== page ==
"This work directly supports our focus on Caring Safely and team engagement," Mike says. "Healthcare is generally a reactive culture. When we shift from a reactive to proactive culture, we release more time for our staff to focus on the needs of the patient."
"We need to have more efficient processes in place to ensure the right patient is in the right location, being cared for by the most appropriate experts. We should admit patients who need our specialized acute care service. However, those who do not should be treated and supported in their transition back home and into the community."
Meet Chris Taylor
In 2008, shortly after experiencing a cancer relapse, Chris felt the full force of a surge in emergency patients and an overcapacity situation at one of UHN's Emergency Departments.
He arrived with a very white and cold hand. During the next five hours, he sat in an emergency room cubicle while an intern, resident, fellow, Attending and finally Chief of Surgery, examined his hand.
He was told he had no blood flow to his hand due to a Brachial Arterial Thrombus and was asked to sit in a wheelchair and await placement of an intravenous (IV) to receive a blood thinner.
He was advised he could not go home and had to be admitted – but there were no inpatient beds available.
So Chris waited in the ED hallway for the next two days in a wheelchair. On the third day, he received a stretcher, which made it easier for him to sleep.
Finally, on day four he was admitted to an inpatient bed – and on day five, he was discharged.
"I'm so grateful for the care I've received through the years because I've been given a second chance at life," Chris says. "But I do feel an obligation to share my experiences – so that I can help identify these gaps in processes to improve our healthcare system for future patients."
'We can and need to change how we do things'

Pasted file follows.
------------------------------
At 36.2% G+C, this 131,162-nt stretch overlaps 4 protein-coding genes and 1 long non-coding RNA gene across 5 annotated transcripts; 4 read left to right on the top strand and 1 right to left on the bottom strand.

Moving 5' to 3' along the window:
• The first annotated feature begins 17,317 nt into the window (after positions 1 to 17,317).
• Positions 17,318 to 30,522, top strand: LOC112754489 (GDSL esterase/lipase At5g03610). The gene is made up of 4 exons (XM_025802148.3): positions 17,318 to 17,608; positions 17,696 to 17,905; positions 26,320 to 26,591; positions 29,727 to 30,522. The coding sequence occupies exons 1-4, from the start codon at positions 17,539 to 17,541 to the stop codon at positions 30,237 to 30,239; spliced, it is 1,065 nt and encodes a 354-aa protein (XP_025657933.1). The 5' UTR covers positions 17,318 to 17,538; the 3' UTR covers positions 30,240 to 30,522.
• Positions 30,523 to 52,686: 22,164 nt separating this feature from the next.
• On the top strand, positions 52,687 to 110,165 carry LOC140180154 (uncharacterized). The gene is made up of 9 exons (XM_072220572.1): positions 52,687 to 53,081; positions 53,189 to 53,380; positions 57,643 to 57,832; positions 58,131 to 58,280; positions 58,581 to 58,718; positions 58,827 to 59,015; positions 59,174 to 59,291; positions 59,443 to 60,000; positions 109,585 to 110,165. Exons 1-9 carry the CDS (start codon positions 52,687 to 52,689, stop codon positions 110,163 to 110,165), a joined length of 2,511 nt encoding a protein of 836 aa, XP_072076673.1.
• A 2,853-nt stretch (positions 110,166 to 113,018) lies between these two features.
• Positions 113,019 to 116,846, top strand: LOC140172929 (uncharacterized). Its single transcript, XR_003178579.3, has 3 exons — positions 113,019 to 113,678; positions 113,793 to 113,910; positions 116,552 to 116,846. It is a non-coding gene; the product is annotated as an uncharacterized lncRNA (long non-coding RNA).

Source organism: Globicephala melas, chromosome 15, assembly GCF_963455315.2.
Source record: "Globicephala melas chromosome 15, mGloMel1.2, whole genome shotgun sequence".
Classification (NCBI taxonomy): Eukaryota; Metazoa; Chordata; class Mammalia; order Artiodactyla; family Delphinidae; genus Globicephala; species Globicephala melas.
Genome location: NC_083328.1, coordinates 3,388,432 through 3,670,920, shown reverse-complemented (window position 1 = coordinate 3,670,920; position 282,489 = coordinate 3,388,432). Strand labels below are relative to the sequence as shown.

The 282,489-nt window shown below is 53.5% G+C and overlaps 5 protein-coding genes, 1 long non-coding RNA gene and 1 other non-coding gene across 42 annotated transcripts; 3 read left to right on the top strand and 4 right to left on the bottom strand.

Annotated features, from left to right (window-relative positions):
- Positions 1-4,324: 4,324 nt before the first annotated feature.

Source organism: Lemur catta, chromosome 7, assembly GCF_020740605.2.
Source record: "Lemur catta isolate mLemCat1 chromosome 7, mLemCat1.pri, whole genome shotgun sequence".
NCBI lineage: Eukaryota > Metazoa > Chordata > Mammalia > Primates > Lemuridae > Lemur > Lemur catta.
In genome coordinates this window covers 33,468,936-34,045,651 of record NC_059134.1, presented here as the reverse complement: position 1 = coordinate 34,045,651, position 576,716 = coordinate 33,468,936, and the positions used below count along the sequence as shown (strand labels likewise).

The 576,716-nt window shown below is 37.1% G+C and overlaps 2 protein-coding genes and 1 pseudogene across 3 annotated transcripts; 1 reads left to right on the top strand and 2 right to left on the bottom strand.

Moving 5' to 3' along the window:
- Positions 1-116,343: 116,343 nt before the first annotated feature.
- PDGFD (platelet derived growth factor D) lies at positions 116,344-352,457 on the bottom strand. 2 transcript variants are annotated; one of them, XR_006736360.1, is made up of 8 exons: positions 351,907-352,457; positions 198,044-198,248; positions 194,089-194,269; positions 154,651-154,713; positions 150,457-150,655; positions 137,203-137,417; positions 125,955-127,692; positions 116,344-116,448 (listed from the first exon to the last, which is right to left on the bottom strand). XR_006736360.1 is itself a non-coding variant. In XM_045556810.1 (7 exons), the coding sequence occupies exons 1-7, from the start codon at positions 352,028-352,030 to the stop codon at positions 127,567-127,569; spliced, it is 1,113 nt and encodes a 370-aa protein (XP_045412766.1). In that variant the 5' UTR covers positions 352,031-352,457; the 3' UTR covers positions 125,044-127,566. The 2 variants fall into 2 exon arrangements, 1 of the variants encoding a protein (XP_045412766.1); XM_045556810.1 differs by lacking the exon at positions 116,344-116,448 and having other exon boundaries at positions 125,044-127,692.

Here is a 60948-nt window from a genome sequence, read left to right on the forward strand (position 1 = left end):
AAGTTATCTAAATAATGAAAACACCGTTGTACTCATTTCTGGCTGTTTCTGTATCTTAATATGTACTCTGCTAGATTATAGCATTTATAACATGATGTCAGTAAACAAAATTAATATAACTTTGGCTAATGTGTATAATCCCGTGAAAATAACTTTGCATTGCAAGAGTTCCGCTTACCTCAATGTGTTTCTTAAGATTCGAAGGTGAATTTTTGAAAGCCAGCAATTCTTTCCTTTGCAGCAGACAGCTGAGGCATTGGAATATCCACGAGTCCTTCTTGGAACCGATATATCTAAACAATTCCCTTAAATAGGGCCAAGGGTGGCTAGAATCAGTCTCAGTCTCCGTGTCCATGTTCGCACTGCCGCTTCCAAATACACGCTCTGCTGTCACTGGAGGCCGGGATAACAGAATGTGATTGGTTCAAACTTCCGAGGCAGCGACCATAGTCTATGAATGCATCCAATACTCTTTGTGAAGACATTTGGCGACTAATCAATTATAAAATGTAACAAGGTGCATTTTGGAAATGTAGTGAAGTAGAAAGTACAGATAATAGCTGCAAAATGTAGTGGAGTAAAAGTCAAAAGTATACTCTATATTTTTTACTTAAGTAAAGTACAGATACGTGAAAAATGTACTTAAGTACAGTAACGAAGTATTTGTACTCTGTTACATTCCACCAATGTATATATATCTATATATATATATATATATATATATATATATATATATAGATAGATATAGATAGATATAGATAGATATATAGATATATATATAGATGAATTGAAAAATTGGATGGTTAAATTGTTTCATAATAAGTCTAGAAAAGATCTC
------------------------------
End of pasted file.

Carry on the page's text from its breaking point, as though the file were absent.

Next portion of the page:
Now Chris is using his experience to offer a patient voice and perspective to help shape UHN's Overcapacity Protocol.
The ability to manage fast-paced, complex operations is critical to the success of patient safety and patient care delivery at UHN. A number of unexpected events including a flu outbreak, people experiencing complications after surgery, a surge in ED visits or performing a large number of transplants in a few days can impact the organization's operations and the most effective processes need to be in place to accommodate these shifting needs.
"We need to do better by our patients," says Brenda Kenefick, Director, Lean Process Improvement at UHN. "The 'overcapacity' practice has become normalized for many hospitals and we need to reset the standard.
"Our hospitals are bursting at the seams. Our teams are doing their best to keep up the pace to care for our patients, but we need better processes in place to support them.
"We can and need to change how we do things."
At the two-day Overcapacity Protocol Development workshop, UHN teams extensively examined and debated their current practices – first by site, and then as a UHN collective – to identify and land on the triggers that cause the hospitals to go into overcapacity mode.
From there, they established four escalation levels and the actions that would be taken and resources needed to meet the demands of the hospital – and then how to de-escalate appropriately to get back to their regular state.
Moving forward, the hope is to employ real-time data management, live dashboards, and business intelligence tools that will enable UHN to optimize the flow of patients through its complex organization.
The plan is to finalize and approve the Overcapacity Protocol, train staff across UHN sites and implement the new practices by early spring of this year.
"These two days were an excellent step towards having shared goals and practices among UHN teams," says Tracey Noftall, Manager of Support Services at Toronto General and Princess Margaret Cancer Centre, who attended the two-day workshop.
"We are all striving towards the same thing – to improve flow and access for our patients. I was so happy to have a voice and be included in this process."